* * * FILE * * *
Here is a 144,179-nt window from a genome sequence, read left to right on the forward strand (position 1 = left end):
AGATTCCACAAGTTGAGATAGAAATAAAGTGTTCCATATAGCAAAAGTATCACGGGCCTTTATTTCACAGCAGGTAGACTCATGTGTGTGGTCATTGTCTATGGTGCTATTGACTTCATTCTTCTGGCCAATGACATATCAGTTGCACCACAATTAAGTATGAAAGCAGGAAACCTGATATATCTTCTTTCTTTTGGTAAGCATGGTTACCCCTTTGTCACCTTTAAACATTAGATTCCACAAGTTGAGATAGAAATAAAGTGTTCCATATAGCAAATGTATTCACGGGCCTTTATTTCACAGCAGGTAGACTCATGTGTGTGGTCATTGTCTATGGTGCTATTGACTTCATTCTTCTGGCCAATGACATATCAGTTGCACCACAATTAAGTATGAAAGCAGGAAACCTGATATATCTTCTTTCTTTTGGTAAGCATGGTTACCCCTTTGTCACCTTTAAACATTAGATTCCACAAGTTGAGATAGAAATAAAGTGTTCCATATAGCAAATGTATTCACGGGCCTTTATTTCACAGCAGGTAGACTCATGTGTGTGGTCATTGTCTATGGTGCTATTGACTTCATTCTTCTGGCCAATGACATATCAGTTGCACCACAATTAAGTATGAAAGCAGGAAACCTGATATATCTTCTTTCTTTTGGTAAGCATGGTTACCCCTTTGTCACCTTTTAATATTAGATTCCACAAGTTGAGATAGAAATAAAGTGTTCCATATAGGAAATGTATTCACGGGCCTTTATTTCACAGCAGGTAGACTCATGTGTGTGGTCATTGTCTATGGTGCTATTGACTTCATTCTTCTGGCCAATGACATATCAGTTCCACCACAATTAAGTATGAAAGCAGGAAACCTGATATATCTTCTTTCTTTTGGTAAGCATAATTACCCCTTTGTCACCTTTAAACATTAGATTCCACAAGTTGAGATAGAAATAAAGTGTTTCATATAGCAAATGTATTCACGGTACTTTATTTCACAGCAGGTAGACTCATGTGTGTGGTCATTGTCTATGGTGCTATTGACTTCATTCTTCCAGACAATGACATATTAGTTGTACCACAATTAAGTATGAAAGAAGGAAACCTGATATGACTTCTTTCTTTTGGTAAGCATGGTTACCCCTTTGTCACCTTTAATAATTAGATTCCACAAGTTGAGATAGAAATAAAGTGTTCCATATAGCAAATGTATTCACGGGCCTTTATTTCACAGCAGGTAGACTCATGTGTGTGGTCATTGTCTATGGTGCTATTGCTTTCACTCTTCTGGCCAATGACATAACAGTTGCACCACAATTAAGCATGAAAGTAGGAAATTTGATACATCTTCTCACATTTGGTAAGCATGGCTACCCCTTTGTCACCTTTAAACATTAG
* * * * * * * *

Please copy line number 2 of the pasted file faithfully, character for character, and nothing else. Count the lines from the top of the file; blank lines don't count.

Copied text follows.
AGATTCCACAAGTTGAGATAGAAATAAAGTGTTCCATATAGCAAAAGTATCACGGGCCTTTATTTCACAGCAGGTAGACTCATGTGTGTGGTCATTGTCTATGGTGCTATTGACTTCATTCTTCTGGCCAATGACATATCAGTTGCACCACAATTAAGTATGAAAGCAGGAAACCTGATATATCTTCTTTCTTTTGGTAAGCATGGTTACCCCTTTGTCACCTTTAAACATTAGATTCCACAAGTTGAGATAGAAATAAAGTGTTCCATATAGCAAATGTATTCACGGGCCTTTATTTCACAGCAGGTAGACTCATGTGTGTGGTCATTGTCTATGGTGCTATTGACTTCATTCTTCTGGCCAATGACATATCAGTTGCACCACAATTAAGTATGAAAGCAGGAAACCTGATATATCTTCTTTCTTTTGGTAAGCATGGTTACCCCTTTGTCACCTTTAAACATTAGATTCCACAAGTTGAGATAGAAATAAAGTGTTCCATATAGCAAATGTATTCACGGGCCTTTATTTCACAGCAGGTAGACTCATGTGTGTGGTCATTGTCTATGGTGCTATTGACTTCATTCTTCTGGCCAATGACATATCAGTTGCACCACAATTAAGTATGAAAGCAGGAAACCTGATATATCTTCTTTCTTTTGGTAAGCATGGTTACCCCTTTGTCACCTTTTAATATTAGATTCCACAAGTTGAGATAGAAATAAAGTGTTCCATATAGGAAATGTATTCACGGGCCTTTATTTCACAGCAGGTAGACTCATGTGTGTGGTCATTGTCTATGGTGCTATTGACTTCATTCTTCTGGCCAATGACATATCAGTTCCACCACAATTAAGTATGAAAGCAGGAAACCTGATATATCTTCTTTCTTTTGGTAAGCATAATTACCCCTTTGTCACCTTTAAACATTAGATTCCACAAGTTGAGATAGAAATAAAGTGTTTCATATAGCAAATGTATTCACGGTACTTTATTTCACAGCAGGTAGACTCATGTGTGTGGTCATTGTCTATGGTGCTATTGACTTCATTCTTCCAGACAATGACATATTAGTTGTACCACAATTAAGTATGAAAGAAGGAAACCTGATATGACTTCTTTCTTTTGGTAAGCATGGTTACCCCTTTGTCACCTTTAATAATTAGATTCCACAAGTTGAGATAGAAATAAAGTGTTCCATATAGCAAATGTATTCACGGGCCTTTATTTCACAGCAGGTAGACTCATGTGTGTGGTCATTGTCTATGGTGCTATTGCTTTCACTCTTCTGGCCAATGACATAACAGTTGCACCACAATTAAGCATGAAAGTAGGAAATTTGATACATCTTCTCACATTTGGTAAGCATGGCTACCCCTTTGTCACCTTTAAACATTAG